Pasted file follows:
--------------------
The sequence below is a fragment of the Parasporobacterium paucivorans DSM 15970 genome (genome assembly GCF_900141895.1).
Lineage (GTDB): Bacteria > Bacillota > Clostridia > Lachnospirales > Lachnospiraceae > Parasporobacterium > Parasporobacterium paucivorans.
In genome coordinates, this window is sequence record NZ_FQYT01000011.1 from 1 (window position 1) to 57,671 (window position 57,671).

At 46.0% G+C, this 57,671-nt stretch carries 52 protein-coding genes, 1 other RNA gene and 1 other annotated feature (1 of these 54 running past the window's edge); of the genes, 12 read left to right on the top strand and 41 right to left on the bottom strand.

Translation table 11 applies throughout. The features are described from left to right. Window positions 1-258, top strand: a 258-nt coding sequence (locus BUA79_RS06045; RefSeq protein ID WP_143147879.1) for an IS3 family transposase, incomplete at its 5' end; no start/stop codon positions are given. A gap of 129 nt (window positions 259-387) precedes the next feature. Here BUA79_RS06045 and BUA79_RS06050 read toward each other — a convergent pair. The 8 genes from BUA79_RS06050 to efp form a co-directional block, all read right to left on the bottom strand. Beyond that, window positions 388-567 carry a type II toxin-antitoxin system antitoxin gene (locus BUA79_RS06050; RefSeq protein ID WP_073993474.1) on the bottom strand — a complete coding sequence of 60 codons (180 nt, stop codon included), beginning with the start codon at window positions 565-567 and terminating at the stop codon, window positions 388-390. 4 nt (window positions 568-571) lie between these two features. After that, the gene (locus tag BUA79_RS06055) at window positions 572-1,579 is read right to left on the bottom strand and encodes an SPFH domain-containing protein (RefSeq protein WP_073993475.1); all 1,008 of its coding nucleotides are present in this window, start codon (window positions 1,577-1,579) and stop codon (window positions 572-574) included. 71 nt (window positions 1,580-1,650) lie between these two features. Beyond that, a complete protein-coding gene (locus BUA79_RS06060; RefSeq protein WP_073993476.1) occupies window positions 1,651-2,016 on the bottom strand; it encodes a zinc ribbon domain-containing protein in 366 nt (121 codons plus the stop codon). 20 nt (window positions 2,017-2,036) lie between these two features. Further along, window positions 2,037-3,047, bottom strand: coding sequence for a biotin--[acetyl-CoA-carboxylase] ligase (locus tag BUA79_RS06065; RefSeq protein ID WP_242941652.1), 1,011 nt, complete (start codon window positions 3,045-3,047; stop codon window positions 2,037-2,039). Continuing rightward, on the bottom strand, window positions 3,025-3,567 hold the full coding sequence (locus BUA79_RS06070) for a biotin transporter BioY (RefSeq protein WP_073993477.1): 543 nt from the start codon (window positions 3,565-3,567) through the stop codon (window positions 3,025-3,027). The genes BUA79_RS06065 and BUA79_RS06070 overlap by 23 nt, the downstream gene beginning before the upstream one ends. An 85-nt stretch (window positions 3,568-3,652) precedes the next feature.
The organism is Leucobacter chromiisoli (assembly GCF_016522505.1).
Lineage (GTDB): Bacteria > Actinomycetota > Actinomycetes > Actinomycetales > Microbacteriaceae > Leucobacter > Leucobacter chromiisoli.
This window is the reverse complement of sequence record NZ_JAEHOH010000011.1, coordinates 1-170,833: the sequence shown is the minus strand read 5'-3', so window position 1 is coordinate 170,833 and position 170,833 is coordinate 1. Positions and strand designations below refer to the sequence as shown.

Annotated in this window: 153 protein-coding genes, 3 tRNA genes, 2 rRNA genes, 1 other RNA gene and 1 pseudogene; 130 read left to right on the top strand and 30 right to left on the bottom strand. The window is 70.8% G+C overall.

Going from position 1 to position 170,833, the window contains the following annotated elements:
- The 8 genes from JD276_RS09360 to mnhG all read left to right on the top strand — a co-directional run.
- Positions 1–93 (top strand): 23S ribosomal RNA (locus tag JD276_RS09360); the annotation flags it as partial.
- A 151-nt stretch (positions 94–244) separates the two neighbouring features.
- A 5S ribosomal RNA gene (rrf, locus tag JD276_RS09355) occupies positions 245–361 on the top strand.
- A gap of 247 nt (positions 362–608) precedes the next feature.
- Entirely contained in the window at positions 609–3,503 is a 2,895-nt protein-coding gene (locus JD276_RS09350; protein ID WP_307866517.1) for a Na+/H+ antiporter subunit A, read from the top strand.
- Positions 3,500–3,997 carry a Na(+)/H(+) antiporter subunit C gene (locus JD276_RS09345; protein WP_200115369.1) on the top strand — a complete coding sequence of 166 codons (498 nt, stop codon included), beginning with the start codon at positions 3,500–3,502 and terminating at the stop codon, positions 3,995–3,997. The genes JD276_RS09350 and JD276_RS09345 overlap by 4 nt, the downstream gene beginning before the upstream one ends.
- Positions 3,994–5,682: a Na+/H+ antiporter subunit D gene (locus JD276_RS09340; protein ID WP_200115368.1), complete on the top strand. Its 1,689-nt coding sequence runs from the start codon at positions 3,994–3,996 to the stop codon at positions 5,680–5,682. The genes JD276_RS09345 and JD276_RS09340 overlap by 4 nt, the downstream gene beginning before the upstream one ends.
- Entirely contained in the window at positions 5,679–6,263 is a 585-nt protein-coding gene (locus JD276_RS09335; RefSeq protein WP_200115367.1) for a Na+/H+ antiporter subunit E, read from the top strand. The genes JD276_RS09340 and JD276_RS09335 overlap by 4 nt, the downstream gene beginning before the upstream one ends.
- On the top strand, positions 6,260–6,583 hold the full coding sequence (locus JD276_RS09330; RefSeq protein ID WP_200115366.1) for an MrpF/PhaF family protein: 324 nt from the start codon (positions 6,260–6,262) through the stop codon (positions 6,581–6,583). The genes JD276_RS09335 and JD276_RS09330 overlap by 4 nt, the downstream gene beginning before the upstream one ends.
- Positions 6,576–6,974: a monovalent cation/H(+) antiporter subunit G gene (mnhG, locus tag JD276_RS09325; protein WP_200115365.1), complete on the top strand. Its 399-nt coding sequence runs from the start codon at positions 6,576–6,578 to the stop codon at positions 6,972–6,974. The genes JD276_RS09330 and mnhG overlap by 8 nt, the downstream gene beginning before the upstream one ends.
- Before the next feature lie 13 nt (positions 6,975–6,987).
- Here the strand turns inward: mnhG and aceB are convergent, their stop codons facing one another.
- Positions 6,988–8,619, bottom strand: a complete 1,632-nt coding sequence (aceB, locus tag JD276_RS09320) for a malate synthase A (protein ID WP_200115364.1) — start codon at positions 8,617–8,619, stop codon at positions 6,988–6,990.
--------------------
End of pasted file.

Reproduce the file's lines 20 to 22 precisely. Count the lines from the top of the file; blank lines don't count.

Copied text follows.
- On the top strand, positions 6,260–6,583 hold the full coding sequence (locus JD276_RS09330; RefSeq protein ID WP_200115366.1) for an MrpF/PhaF family protein: 324 nt from the start codon (positions 6,260–6,262) through the stop codon (positions 6,581–6,583). The genes JD276_RS09335 and JD276_RS09330 overlap by 4 nt, the downstream gene beginning before the upstream one ends.
- Positions 6,576–6,974: a monovalent cation/H(+) antiporter subunit G gene (mnhG, locus tag JD276_RS09325; protein WP_200115365.1), complete on the top strand. Its 399-nt coding sequence runs from the start codon at positions 6,576–6,578 to the stop codon at positions 6,972–6,974. The genes JD276_RS09330 and mnhG overlap by 8 nt, the downstream gene beginning before the upstream one ends.
- Before the next feature lie 13 nt (positions 6,975–6,987).